The 2011 demise of Melbourne-based games developer Blue Tongue Entertainment made for concerning rhetoric about the shape of game development in Australia. For an industry worth so much -- it generates double the amount of revenue earned at the cinema box office, and is 40 per cent larger than the Australian movie disc industry -- it appeared to be crumbling in the midst of global financial strain and a high Aussie dollar.
Yet, while the closure of the de Blob developer was especially disheartening for those involved in the local scene, it represented a shifting attitude towards development and business models, something that is particularly evident in the continued growth of small and independent game making.
That growth relies on creativity and originality, things that can certainly go missing while working in the midst of a corporate restructuring. When the studio closed, many people were out of a job, which led to a lot of talented people with uncertain futures.
Watch The Trailer For 'Stunt Star'
“It was a big mix of everybody wanting to do their own thing after Blue Tongue fell to pieces,” explains Drew Morrow, a designer for Melbourne-based developer Three Phase Interactive. The three-man team of ex-Blue Tongue employees includes Drew, programmer Paul Baker and animator Chris Burns, forming an experienced and talented group that knows of the stresses of developing, shipping and marketing a game.
With the three now on their own, they have the capacity to work on projects that couldn’t otherwise be completed while at Blue Tongue. “Now we do whatever we like,” quips Paul. His rhetoric represents one subtly displayed throughout the industry, one that has an understandable distaste for big publishers dictating how a game is made. “No one’s telling us, ‘we need a game for 9-12 year olds,’” he says, explaining that the freedom to create a game around their own interests has allowed them to excel during development.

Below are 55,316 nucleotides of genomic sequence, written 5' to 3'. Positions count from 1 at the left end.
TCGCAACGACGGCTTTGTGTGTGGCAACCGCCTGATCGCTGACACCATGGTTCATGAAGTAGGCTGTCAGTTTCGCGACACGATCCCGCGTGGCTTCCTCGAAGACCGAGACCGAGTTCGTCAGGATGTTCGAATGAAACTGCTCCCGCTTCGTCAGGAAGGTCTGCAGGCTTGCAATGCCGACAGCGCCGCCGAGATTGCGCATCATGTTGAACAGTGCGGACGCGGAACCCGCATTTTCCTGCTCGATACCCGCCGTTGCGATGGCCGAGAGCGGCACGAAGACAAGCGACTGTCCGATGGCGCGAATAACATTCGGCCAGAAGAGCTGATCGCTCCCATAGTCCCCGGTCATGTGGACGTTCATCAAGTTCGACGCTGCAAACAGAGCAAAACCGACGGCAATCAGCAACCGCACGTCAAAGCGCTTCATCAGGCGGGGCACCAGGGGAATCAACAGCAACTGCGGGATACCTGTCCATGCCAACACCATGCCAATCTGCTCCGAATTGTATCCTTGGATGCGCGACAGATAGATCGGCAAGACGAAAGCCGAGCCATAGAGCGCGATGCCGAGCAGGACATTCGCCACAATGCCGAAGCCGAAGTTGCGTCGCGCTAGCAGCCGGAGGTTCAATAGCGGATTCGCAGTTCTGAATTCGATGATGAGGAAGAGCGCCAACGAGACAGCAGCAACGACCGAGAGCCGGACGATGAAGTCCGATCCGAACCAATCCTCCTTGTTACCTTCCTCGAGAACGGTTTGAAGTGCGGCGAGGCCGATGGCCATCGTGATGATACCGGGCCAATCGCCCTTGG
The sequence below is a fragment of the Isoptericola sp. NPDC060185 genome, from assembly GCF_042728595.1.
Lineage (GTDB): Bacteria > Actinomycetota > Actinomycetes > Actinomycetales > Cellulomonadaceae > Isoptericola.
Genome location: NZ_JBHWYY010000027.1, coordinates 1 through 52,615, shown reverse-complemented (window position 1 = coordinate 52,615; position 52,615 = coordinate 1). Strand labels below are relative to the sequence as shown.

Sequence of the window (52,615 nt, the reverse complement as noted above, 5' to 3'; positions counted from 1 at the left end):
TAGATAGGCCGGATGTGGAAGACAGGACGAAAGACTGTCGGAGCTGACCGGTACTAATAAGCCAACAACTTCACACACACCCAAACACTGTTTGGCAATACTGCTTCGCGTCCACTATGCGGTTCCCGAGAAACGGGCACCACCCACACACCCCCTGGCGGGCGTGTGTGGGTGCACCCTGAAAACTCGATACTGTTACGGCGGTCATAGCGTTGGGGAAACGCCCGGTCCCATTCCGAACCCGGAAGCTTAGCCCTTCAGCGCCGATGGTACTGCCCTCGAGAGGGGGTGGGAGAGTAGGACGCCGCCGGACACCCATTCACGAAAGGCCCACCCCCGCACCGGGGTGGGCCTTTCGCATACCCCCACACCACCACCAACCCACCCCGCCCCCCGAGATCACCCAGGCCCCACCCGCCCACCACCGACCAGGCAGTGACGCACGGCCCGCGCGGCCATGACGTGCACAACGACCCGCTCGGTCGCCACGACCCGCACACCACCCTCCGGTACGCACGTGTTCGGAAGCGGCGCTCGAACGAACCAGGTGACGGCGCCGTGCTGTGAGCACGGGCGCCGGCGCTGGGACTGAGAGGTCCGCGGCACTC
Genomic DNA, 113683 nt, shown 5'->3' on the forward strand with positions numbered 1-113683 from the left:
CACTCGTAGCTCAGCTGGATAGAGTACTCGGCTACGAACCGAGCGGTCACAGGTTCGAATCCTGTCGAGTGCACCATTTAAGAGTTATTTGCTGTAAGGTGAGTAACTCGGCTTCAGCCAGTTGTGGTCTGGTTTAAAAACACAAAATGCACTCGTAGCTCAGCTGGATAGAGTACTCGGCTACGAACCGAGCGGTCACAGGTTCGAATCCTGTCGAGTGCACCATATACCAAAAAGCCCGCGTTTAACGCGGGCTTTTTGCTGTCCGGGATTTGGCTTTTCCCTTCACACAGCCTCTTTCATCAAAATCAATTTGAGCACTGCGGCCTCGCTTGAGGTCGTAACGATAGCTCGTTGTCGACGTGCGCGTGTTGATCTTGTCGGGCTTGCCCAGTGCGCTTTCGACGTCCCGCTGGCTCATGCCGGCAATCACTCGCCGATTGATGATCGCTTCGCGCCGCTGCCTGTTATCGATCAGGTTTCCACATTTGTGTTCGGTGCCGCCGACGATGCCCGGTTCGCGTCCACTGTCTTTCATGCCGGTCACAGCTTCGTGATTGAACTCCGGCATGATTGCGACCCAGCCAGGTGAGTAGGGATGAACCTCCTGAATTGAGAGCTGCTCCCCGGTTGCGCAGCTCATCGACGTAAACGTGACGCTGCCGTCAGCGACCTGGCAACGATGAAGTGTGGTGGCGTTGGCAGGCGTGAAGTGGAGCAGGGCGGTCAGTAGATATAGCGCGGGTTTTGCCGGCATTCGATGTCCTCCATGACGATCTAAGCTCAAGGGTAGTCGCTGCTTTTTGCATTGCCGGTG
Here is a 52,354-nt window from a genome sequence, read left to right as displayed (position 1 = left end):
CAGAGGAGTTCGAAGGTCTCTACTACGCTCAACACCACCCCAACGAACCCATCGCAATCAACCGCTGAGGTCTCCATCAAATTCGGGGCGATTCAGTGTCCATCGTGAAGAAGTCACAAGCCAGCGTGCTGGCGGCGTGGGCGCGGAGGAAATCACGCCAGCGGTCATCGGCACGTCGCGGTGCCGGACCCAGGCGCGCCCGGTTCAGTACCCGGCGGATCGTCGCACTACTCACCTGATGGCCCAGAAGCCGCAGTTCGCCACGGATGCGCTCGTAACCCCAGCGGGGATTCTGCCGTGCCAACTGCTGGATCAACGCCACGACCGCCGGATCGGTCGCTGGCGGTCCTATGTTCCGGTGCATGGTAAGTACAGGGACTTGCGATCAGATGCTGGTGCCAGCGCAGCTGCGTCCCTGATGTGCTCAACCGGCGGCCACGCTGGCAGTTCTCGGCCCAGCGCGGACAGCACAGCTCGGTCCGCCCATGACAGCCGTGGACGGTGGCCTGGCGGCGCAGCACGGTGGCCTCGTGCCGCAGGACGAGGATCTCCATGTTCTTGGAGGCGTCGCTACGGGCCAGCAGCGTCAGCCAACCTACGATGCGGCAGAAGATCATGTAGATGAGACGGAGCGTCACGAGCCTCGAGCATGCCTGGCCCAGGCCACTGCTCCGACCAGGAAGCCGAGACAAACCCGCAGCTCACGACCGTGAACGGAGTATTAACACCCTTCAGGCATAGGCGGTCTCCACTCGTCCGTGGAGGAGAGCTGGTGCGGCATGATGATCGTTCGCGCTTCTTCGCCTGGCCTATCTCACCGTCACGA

“There have been roles that we’ve had to do that we didn’t normally think about while we were at a big studio,” says Drew. The aspects away from development, like market research, promotion and distribution, are things independant developers have to consider before starting their own game, but these new tasks have allowed the team to become “more job sufficient”, as Drew puts it.
Still, while these aspects share similar importance at big publishers, priorities are shifted in indie development, and Three Phase Interactive represents a ‘design first, market later’ mentality.
“I think that with the advantage of being an indie, there’s none of that to worry about. You just do what you’re interested in and you make it fit the market afterwards,” Drew explains.
The team’s first game, a vehicle stunt game for iOS platforms called ‘Stunt Star’, incorporates passions and ideas the team feels will have a strong following once it launches in early October.
“Chris and I are really into cars and bikes,” begins Paul. “We were kicking around some ideas and meeting up every now and then. Then Chris came up with the idea for a stunt game, and then I added the idea of adding a swipe to create the ramps. And it made sense because we both love the vehicles, so why don’t we do this?”
Paul’s views of game development certainly seem to differ from the profiteering of publishers, who appear cautious to invest in new game franchises when established brands still do so well on the sales front. His passion for cars and bikes is enough to push development, so the team can focus on marketing and pricing structures after they’ve nailed the core gameplay experience.